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Tips & Hints

Considerations when designing your coin, charm, or lapel pin:  They all use a similar process.  Keep in mind the actual size of the object and don't try to cram too much into it.


All colors must be separated by metal in order to contain the enamel.  Think of this as an outline and while the outline is quite thin, if you have a thin object already, the outline uses up much of the assigned space. In some cases, tiny little objects will need to be "solid" metal (no color).  This is particularly true for lettering.


2D & 3D difference:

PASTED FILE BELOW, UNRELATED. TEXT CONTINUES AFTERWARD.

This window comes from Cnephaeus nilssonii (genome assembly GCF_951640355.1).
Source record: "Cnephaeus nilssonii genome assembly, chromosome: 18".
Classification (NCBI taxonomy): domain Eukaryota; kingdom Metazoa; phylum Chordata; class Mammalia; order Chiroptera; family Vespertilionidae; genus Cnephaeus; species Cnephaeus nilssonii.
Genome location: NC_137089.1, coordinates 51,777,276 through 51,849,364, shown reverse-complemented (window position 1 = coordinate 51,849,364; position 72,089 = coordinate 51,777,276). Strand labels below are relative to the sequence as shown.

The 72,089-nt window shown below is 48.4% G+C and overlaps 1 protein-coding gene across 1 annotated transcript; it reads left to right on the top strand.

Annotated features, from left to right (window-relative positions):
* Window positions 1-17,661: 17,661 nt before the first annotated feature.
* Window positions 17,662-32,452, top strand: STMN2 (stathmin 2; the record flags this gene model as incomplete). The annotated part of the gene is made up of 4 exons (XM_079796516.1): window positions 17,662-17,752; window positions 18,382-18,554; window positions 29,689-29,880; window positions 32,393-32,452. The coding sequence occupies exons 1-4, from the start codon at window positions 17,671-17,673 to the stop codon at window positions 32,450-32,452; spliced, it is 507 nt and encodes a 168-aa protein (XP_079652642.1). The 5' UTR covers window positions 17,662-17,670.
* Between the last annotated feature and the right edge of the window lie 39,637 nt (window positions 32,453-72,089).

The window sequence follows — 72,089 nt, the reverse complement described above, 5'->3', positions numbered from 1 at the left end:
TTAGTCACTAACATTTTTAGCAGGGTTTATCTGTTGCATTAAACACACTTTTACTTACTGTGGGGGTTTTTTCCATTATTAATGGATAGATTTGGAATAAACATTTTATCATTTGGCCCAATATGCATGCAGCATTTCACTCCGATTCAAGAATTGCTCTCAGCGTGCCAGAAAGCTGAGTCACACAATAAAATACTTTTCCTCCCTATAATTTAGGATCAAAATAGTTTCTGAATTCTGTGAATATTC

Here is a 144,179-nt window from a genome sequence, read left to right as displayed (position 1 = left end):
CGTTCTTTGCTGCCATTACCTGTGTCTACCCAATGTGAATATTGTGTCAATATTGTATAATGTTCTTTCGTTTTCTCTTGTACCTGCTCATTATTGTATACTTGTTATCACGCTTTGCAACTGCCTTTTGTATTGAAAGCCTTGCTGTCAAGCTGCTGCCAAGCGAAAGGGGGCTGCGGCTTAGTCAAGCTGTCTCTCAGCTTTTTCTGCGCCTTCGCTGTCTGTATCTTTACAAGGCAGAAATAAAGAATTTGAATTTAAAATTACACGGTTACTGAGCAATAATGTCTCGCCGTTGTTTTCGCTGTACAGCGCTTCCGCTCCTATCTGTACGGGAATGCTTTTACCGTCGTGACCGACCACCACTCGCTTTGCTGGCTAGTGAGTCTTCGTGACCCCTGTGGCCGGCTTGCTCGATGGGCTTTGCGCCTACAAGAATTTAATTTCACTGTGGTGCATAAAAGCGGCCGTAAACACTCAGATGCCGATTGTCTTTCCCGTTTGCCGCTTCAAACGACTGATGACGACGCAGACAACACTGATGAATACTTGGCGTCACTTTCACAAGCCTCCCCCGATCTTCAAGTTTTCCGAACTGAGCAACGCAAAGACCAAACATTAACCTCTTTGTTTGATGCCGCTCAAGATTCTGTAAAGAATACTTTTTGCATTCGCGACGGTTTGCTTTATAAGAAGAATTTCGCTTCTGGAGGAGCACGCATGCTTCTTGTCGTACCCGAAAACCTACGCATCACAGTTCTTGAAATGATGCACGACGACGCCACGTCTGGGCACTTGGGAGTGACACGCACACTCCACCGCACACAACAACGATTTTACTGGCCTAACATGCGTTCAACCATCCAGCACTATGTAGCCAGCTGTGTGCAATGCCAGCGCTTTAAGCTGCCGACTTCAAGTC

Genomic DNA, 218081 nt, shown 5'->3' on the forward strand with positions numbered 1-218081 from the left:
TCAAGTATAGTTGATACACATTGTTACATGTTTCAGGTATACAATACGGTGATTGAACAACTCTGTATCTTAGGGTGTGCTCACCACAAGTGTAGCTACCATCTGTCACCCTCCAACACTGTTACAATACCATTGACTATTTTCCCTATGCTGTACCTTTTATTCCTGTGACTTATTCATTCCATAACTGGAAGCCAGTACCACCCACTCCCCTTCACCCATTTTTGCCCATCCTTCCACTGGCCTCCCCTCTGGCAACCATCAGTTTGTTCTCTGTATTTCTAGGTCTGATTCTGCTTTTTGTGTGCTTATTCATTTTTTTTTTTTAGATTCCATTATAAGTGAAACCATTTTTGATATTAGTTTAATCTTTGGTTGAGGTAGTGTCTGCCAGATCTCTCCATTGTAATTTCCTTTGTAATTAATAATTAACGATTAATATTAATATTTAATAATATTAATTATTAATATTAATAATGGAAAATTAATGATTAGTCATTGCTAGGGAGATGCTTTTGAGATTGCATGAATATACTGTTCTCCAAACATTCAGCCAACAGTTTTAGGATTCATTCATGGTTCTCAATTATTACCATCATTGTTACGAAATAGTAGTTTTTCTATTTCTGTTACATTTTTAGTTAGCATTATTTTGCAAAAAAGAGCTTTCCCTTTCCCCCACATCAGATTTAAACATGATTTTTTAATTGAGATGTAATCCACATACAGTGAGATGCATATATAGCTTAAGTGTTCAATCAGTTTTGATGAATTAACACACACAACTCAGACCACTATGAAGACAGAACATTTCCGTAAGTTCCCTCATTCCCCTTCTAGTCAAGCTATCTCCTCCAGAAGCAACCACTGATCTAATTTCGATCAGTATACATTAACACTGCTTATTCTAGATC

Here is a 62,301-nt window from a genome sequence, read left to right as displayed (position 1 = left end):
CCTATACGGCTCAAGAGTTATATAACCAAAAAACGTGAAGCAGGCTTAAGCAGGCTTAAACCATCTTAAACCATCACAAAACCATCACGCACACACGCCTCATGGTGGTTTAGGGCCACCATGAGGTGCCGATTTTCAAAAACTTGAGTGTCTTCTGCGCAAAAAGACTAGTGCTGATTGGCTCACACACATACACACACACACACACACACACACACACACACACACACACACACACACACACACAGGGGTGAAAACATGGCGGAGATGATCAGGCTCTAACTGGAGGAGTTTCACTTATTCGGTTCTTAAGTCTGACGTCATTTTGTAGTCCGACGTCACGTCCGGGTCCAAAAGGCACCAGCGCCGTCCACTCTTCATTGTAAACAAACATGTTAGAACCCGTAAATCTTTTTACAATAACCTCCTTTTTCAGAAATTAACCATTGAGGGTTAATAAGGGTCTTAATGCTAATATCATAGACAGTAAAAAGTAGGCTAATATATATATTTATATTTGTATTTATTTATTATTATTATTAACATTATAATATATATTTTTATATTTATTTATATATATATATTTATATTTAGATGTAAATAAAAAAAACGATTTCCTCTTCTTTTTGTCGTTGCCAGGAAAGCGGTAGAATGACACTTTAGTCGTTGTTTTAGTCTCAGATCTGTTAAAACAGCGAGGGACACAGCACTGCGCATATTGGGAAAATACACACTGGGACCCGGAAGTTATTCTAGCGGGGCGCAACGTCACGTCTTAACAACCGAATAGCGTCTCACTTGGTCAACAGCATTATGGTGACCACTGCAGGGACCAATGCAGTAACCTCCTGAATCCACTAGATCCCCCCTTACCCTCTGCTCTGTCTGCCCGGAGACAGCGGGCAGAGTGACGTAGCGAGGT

Technically, all coins are 3D.  They have height, width and depth.  In coin vernacular, if a coin lays flat on a surface, it is 2D.  All raised objects are of equal depth.  If it wobbles or can be spun like a toy top, it is 3D. 3D objects cannot hold color - they must be metal.  A very nice touch is to use a two tone (contrasting) overlay for 3D objects.  See some examples here.


Consecutive laser numbering on coins requires a raised surface large enough for the numbers.  In some (but not all) cases, that means a little raised rectangle somewhere in the design.


Send us your idea in a sketch along with supporting artwork (the web is a GREAT source) and with your order we'll produce art which considers "process limitations" for your approval before making the dies.

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